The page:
Although it allows multiple people to book stays at a property, customers actually own a stake of each home, unlike a timeshare. The model allows interested users to gain more ownership and buy up larger shares of the properties. A lot of people aspire to own second homes, but the main hurdles are cost and hassle, Allison says. Splitting ownership shares helps reduce those barriers. The model has proven popular, with the company expanding into new markets, which the CEO credits in part to Pacaso’s team, located across the United States. He says that the right people were on the job market at the right time, and the flexible nature of Pacaso proved attractive.
“We thought it would take 10 years to assemble the team, but instead it took a year,” Allison says.
Before founding Pacaso, Allison started his entrepreneurial journey selling birdhouses when he was 5. He became a landscaper as a teenager, started selling real estate at age 18, and went to college wearing a suit and tie. He credits part of that drive to a mentor he had during his landscaping days. The employer told him to find a passion and work in it, not worrying about the money, as that would come later.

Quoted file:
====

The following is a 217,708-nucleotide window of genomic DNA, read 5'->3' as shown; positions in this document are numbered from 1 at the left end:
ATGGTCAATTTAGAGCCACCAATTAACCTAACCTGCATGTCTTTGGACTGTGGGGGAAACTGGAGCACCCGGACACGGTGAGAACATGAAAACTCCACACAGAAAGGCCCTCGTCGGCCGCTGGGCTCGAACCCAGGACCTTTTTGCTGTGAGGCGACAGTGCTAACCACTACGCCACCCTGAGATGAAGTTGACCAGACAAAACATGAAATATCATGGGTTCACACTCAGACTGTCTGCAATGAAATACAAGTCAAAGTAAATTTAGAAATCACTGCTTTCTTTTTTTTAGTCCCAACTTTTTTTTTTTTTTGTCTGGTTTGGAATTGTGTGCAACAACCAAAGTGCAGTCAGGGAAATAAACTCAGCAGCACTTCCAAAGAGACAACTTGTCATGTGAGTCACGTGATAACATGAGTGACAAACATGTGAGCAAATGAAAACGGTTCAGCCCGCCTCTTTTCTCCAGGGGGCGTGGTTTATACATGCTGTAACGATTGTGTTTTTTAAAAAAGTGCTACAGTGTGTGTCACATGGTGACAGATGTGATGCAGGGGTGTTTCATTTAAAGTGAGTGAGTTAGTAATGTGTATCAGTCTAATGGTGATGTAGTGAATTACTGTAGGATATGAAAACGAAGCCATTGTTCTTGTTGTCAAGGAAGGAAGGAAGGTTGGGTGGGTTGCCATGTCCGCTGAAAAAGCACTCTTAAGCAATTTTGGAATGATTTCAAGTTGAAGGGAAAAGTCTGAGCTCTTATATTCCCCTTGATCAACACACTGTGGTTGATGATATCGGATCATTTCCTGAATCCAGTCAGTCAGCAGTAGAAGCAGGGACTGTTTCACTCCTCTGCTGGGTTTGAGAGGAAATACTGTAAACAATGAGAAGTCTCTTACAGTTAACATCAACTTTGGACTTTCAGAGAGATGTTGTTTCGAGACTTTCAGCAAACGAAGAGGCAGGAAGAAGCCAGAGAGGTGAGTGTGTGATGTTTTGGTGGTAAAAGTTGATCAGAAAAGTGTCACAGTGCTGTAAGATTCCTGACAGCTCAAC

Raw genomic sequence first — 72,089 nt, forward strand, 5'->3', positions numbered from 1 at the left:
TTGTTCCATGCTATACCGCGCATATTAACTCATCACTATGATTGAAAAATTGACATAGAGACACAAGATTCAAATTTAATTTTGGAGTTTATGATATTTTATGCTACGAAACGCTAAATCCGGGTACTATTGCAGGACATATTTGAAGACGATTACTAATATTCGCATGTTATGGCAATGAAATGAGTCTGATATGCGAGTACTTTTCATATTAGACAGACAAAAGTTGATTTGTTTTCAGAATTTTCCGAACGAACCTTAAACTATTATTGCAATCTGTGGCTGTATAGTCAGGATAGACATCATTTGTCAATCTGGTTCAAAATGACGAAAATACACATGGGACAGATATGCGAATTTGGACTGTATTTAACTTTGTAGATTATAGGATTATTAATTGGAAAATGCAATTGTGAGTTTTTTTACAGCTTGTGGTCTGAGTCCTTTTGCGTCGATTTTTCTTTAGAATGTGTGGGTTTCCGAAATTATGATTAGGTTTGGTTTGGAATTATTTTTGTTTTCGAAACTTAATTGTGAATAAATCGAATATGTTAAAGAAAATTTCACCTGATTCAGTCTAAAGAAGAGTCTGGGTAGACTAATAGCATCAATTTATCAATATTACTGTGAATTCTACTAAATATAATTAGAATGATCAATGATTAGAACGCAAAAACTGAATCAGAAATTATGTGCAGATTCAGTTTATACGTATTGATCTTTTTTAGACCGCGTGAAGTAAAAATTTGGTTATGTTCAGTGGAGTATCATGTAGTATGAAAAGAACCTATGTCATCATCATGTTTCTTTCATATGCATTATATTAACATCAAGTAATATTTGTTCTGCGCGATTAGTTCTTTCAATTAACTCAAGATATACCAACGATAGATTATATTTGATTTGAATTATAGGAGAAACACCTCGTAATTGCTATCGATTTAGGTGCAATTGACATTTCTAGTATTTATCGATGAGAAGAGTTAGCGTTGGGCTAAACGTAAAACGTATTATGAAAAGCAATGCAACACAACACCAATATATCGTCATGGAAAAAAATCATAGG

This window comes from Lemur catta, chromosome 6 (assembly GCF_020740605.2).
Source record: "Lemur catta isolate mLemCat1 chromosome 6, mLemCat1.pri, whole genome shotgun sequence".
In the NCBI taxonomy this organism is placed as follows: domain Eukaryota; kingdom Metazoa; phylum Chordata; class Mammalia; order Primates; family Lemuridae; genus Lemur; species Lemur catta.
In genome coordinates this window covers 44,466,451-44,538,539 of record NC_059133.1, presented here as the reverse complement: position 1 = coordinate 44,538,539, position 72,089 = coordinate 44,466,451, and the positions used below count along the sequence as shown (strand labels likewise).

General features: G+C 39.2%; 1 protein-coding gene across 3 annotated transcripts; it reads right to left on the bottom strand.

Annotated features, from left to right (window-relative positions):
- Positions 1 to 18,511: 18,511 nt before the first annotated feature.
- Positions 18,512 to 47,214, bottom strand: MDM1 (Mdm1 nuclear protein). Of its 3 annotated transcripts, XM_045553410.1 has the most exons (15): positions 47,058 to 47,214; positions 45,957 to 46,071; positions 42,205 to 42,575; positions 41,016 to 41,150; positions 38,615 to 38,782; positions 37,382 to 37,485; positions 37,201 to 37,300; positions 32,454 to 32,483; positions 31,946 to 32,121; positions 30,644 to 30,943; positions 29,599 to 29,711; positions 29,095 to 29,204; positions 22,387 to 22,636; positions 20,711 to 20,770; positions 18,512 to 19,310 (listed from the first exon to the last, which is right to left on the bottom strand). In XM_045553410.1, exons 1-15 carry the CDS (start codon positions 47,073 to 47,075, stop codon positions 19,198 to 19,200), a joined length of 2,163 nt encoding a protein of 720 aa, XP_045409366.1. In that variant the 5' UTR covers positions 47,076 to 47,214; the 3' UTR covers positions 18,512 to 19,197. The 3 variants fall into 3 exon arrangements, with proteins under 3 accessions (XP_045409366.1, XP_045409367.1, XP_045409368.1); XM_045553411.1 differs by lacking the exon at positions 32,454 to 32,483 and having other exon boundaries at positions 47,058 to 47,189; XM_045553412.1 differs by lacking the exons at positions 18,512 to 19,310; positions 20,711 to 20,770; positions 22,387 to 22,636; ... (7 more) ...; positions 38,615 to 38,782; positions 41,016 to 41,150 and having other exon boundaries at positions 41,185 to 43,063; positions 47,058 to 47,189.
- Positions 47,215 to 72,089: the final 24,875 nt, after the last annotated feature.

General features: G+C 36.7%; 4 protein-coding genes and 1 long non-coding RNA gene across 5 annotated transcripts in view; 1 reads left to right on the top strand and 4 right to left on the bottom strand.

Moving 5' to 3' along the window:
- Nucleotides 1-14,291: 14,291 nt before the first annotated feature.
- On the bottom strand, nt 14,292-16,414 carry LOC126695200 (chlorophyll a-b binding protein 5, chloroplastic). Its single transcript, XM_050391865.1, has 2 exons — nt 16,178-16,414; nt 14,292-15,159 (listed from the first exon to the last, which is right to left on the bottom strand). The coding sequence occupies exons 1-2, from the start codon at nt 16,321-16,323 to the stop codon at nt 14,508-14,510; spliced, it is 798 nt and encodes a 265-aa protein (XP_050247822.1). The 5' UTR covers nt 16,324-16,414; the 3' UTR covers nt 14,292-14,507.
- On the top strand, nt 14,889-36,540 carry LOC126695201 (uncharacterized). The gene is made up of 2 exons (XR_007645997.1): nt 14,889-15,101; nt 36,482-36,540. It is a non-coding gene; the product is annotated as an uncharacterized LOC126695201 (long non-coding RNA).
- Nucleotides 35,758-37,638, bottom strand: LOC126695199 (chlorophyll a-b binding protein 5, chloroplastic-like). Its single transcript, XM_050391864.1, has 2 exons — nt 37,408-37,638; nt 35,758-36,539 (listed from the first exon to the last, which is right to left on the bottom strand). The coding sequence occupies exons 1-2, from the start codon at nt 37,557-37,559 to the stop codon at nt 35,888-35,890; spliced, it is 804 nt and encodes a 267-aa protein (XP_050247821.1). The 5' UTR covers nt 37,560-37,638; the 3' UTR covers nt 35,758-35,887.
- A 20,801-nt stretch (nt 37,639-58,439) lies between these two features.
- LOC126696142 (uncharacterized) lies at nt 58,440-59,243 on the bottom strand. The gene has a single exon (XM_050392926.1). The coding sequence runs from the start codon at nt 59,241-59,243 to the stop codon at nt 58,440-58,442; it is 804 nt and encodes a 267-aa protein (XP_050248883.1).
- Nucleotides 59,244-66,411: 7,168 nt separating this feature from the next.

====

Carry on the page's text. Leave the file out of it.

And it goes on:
“[You have to] surround yourself with the best possible people you can and ask for help,” Allison says. “I was surprised how helpful people are when you ask. There was a point in my journey where I just started asking people for advice. I was meeting with really successful people for 30 minutes to an hour who shared their experiences.”